Social Network Analysis

This is a one-page guide to Social Network Analysis. It was developed by the FAO using materials provided by the Overseas Development Institute's Research and Policy in Development (RAPID) Programme. It provides a brief overview, practical tips for using the technique, and a list of resources for more information. 

The information provided was supplied by Alice Macfarlan, BetterEvaluation and ANZSOG.  

Authors and their affiliation

Food and Agriculture Organization of the United Nations (FAO)

Year of publication 


Type of resource


Key features

This guide is a quick, one page overview of Social Network Analysis (SNA). It defines SNA as: 

"a research technique that focuses on identifying and comparing the relationships within and between individuals, groups and systems in order to model the real world interactions at the heart of organizational knowledge and learning processes,"

and offers an outline of the steps involved in using this technique, a summary some of the benefits of the technique and what it might be used for, and some practical tips for using it.

It also contains a list of further resources for more information.

The guide was developed to accompany the e-learning course entitled "Collaboration and Advocacy Techniques" published by the EC-FAO Food Security Information for Action Programme.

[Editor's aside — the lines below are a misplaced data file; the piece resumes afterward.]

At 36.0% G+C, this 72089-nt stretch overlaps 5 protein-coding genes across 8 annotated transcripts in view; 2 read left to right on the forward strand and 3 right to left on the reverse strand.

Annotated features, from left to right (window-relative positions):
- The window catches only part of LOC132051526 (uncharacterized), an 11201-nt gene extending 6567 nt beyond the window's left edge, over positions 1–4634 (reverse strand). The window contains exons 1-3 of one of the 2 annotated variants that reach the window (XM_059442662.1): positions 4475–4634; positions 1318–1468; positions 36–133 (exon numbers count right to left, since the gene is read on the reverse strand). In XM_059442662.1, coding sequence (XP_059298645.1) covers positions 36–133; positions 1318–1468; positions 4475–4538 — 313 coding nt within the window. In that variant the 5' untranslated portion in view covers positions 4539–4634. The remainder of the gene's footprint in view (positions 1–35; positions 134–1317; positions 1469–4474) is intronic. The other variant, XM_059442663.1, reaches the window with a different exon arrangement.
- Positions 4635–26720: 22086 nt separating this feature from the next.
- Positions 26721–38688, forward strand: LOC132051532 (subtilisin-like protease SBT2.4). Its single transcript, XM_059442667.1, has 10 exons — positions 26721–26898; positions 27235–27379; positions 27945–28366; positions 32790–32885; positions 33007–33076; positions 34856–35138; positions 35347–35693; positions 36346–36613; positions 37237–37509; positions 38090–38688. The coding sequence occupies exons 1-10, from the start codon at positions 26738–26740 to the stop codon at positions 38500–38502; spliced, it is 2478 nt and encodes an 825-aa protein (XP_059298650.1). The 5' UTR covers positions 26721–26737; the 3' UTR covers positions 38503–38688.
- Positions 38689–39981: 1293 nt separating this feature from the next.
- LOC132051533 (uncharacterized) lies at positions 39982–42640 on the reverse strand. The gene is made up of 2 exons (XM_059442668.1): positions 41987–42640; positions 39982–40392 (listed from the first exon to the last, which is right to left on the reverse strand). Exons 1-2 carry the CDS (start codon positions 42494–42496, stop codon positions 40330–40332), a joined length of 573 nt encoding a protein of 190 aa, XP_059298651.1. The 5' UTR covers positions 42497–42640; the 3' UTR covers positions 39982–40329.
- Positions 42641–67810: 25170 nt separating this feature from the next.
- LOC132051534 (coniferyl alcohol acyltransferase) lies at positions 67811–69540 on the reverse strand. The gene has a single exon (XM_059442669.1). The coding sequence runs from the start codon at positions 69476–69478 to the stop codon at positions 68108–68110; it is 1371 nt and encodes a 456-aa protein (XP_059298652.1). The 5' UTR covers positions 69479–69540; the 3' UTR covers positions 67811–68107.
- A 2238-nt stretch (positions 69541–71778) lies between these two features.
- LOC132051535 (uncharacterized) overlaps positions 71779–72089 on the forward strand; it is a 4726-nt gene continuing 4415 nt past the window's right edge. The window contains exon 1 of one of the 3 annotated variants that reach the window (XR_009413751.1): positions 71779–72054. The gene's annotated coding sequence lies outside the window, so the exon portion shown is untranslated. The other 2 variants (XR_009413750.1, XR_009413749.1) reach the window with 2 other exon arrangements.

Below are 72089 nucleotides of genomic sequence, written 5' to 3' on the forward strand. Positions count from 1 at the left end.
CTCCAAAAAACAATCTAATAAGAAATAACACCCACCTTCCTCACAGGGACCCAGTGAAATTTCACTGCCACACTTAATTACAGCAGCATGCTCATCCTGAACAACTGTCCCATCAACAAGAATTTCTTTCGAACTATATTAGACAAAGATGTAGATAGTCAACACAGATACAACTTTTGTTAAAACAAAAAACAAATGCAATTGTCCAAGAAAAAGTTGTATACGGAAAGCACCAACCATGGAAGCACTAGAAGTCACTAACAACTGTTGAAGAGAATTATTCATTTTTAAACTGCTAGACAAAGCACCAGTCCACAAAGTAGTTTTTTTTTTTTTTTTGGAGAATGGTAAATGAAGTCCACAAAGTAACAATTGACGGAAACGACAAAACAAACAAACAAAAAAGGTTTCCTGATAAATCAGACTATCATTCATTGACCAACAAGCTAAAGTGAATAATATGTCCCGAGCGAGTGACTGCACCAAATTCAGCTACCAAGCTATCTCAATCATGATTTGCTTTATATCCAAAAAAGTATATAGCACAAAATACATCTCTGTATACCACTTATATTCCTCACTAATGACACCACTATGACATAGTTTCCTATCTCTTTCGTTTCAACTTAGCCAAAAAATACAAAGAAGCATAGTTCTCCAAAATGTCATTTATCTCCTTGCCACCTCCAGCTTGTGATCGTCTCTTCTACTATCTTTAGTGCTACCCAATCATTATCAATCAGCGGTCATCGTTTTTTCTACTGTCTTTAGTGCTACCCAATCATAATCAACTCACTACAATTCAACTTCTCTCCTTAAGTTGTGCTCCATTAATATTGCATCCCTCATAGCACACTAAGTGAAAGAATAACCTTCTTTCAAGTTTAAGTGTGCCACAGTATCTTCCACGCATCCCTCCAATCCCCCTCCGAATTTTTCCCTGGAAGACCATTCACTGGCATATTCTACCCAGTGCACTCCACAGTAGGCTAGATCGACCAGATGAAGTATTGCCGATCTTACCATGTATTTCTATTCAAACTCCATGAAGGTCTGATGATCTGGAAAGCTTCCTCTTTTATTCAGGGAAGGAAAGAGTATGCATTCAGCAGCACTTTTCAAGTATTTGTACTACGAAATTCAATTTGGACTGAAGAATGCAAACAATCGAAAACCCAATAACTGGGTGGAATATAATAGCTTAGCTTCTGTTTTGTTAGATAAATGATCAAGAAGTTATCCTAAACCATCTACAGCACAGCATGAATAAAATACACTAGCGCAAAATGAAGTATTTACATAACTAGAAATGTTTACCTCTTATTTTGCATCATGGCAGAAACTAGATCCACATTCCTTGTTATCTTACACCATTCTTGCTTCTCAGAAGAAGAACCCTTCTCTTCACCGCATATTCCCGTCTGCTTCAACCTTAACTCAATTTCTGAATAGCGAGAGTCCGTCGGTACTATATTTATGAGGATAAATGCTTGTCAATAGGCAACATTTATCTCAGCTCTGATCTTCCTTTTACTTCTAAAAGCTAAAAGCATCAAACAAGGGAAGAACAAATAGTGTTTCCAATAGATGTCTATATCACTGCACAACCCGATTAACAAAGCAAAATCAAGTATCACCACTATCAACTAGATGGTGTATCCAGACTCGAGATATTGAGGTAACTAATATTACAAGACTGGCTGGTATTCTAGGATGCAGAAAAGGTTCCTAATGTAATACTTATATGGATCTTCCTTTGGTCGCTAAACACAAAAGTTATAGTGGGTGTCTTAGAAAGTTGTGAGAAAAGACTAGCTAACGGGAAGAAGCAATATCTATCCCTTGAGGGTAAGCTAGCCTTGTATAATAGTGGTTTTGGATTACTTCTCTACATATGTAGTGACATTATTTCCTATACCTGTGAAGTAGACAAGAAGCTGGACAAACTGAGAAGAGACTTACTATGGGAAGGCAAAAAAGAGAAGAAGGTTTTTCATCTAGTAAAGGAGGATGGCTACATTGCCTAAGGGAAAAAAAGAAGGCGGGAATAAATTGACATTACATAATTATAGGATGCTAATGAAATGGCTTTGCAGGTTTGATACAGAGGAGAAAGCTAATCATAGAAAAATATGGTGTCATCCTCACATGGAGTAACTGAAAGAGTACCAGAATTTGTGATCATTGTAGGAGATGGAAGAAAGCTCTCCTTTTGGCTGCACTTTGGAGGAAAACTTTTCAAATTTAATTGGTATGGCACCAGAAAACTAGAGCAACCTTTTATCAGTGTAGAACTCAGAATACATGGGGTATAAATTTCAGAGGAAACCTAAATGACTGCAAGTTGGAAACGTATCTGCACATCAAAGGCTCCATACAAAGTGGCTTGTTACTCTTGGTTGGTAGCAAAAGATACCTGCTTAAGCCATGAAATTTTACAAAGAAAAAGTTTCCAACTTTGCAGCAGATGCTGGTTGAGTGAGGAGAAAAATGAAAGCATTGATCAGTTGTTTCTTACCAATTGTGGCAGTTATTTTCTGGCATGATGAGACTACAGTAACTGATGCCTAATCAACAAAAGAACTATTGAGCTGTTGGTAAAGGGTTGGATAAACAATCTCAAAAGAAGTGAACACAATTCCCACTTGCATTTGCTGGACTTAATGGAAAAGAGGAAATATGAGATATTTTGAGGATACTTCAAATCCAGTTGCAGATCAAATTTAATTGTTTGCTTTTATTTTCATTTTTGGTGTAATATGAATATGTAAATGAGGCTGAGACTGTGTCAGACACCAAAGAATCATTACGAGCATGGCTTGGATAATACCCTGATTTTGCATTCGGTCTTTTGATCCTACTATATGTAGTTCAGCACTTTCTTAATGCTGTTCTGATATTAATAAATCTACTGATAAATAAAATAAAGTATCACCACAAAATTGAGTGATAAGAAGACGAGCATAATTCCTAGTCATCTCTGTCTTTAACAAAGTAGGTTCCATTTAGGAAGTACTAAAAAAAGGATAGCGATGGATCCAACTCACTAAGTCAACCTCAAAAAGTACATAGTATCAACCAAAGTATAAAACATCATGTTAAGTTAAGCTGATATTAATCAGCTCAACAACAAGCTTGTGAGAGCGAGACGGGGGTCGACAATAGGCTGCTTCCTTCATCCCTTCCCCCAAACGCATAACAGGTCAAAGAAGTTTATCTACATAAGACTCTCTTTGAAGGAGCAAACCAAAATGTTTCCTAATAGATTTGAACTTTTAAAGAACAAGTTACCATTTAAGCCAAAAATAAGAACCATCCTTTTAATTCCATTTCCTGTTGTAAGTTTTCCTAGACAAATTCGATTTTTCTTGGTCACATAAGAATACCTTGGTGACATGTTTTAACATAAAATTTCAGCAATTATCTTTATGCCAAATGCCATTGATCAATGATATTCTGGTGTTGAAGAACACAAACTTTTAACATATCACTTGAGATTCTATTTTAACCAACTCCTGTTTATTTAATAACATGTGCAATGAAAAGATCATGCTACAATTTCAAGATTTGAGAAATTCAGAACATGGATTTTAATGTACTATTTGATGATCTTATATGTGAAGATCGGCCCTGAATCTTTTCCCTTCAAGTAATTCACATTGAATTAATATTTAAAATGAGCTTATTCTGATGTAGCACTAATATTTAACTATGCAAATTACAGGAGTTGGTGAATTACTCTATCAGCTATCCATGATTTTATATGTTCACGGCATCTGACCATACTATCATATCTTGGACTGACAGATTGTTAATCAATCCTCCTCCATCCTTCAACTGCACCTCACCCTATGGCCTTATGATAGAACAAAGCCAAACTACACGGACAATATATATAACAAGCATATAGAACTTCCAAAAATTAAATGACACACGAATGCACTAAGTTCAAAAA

Who is this resource useful for?

  • Commissioners/managers of evaluation;
  • Evaluators

How have you used or intend on using this resource?

I've used this to gain a quick understanding of the technique, and I'll probably return to the resources listed at a later point (though unfortunately not all of the links provided in the PDF are still active). 

Why would you recommend it to other people?

This would be useful if you are looking for a quick summary, either to decide whether or not this technique might suit your purposes, or to gain some key points about how and where to use it. It's unlikely to be enough to give you all the knowledge you need to use the technique effectively, but it's a useful starting point, especially with the resource list it provides.


Food and Agriculture Organization of the United Nations (2012). Social Network Analysis. Retrieved November 2016 from:

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Anonymous's picture
Heather Britt

The link to this resource is broken. Can you help?  Thank you!

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